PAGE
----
The other argument in favour of these proposed taxes on palm oil is that they would encourage a substitution by the manufacturer towards healthier more environmentally friendly ingredients is also unlikely to happen. The makers of Nutella, Ferrero, have claimed that they will not remove palm oil from the brand so a major impact of the tax in France would have depended on a massive substitution by consumers from Nutella to the own label brands promoted by the retailers.
This would have no impact on deforestation in the tropics although it could raise agricultural land prices in Europe. A significant move away from palm oil to rapeseed or sunflower oil as an ingredient in foods would require much more land to come under cultivation. Palm oil is the most efficient and sustainable oil crop in the world when compared to other vegetable oils consuming considerably less energy in production, using less land and generating more oil per hectare than other leading vegetable oils such as Europe’s sunflower and rapeseed crops. In fact, historic yields from palm oil amount to 3.74 tonnes per hectare per year, or 9.8, 7.8 and 5.6 times the yields of soybean, sunflower and rapeseed, respectively, but current productivity levels in Malaysia at an average of 4.1 tonnes per hectare and the results of R&D suggest that palm oil yields could rise reducing the land requirements significantly. In addition, palm oil accounts for more than a third of global trade in edible oils while the crop occupies less than 5% of land under oilseed cultivation.
The amount of land devoted to forests is higher in Malaysia, a major producer of palm oil than in France. Agricultural land in France covers 53.6% of total land area and forest area covers 28.5% of total land area, Malaysia has designated 23.9 % of total land area to agriculture and the Malaysian Government has committed to preserving 50% of its forest cover. Rather than damaging the environment in order to support local conservation efforts the palm oil industry in Malaysia has established the Malaysian Palm Oil Wildlife Conservation Fund (MPOWCF), with US$5.91 million in funding. Such projects provide valuable resources to protect and safeguard ecosystems and wildlife in Malaysia and reflect the industry’s commitment to protecting areas of ecological importance in much the same way that forests are set aside for preservation in France and other European countries. Meanwhile, private companies like Sime Darby have initiated their own conservation programmes/foundations to advance research and finance environmental conservation and enforcement of environmental laws in the country. Pressures on industry revenues from ill-conceived fiscal initiatives would put pressure on the resources available for such initiatives.
The cultivation of oil palm has had a major impact on economic development in Malaysia and Indonesia. Oil palm cultivation can generate high, stable revenues to capital and labour. A study by Hoyle and Levang (2012) has shown that in Sumatra, Indonesia, the average income in a complete financial year of an oil palm plantation is as much as €2100 euros per hectare. This compares with only €200 euros for a rice plantation. The comparison of wages is even more striking. On an oil palm plantation, it is €36 euros per person, per day, but in a paddy field it is €1.7 euros per person per day. Furthermore, small farmers account for a significant share of palm oil production. In Malaysia, these small farmers cultivate 39% of land under oil palms, while the share of small farmer production throughout palm oil producing regions can be even higher. The high yields from oil palms have made the crop one of the best tools for poverty alleviation and rural development, providing small farmers with incomes of as high as US$1,000 - US$2,000 per hectare according to the Centre for Agriculture Research and Development (CIRAD). In Malaysia, support for small farmers has been a cornerstone of the nation’s economic development efforts. The establishment of the Federal Land Development Authority (FELDA) in 1966 and subsequent small farmer development schemes throughout the country has directly contributed to a decline of poverty rates from more than 49% to only 2% in 2011.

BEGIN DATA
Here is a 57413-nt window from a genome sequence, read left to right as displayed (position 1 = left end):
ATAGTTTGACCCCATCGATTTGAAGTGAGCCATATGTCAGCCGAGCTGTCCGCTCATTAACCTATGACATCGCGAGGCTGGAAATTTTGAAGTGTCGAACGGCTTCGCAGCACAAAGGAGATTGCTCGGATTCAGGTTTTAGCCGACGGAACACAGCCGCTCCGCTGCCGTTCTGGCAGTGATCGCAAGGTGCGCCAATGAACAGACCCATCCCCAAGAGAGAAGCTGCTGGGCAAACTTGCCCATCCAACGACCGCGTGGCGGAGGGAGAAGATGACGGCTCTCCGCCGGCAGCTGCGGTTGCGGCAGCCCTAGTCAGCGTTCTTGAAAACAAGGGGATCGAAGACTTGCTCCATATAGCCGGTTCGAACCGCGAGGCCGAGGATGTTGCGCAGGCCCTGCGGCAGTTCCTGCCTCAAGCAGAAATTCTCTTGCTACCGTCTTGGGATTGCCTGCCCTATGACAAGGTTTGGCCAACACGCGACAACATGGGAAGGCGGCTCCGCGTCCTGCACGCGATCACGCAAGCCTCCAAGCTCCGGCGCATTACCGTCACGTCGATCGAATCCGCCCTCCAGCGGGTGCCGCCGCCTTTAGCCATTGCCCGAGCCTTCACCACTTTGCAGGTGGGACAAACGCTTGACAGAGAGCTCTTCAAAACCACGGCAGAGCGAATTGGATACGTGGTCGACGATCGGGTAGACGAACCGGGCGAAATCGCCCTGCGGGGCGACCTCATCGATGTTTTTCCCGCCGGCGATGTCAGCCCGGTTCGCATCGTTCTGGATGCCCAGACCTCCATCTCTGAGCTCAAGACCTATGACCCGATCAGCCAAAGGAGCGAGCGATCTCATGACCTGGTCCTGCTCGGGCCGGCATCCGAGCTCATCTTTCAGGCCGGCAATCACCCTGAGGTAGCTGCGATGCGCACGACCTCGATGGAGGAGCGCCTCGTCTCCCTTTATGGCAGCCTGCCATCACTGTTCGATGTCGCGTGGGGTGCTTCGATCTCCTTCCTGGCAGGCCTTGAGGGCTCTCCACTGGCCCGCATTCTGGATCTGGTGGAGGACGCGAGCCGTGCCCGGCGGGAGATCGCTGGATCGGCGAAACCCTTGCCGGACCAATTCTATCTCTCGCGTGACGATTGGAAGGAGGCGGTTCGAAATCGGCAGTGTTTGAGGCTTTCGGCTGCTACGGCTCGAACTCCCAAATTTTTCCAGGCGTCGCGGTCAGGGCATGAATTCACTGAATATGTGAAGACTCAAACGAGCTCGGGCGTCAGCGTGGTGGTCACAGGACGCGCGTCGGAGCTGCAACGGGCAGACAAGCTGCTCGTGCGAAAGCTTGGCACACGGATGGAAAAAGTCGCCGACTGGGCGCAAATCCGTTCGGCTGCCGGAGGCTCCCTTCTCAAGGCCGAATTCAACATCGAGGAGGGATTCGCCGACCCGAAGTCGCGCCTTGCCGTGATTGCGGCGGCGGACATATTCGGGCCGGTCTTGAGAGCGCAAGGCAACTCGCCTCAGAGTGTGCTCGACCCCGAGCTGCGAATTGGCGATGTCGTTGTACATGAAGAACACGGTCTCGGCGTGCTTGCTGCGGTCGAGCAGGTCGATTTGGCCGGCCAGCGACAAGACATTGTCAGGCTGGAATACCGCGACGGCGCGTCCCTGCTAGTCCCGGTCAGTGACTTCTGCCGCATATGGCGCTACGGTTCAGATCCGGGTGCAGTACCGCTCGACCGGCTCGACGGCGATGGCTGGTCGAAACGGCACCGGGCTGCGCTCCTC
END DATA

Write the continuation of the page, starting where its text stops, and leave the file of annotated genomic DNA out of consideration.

Currently, Malaysia and Indonesia dominate the global palm oil market accounting for around 90% of global production, but there are plans to expand production in Africa particularly in Nigeria and Francophone nations like Cameroon and Gabon. A European protectionist measure disguising itself as a health or environment tax would severely damage these investment plans. The seriousness of this issue is witnessed in the recent court case won in Paris by African growers against the anti-palm oil advertising undertaken by Système U solely to promote its products. Certainly, this was a victory for free trade, but only a minor one in the face of the continuing negative campaign against the vegetable oil. While the impact of palm oil on the environment and upon health are controversial with mixed evidence and a debate inflated by NGO emotion, the impact of oil palm cultivation on reducing rural poverty in the developing world is unchallengeable.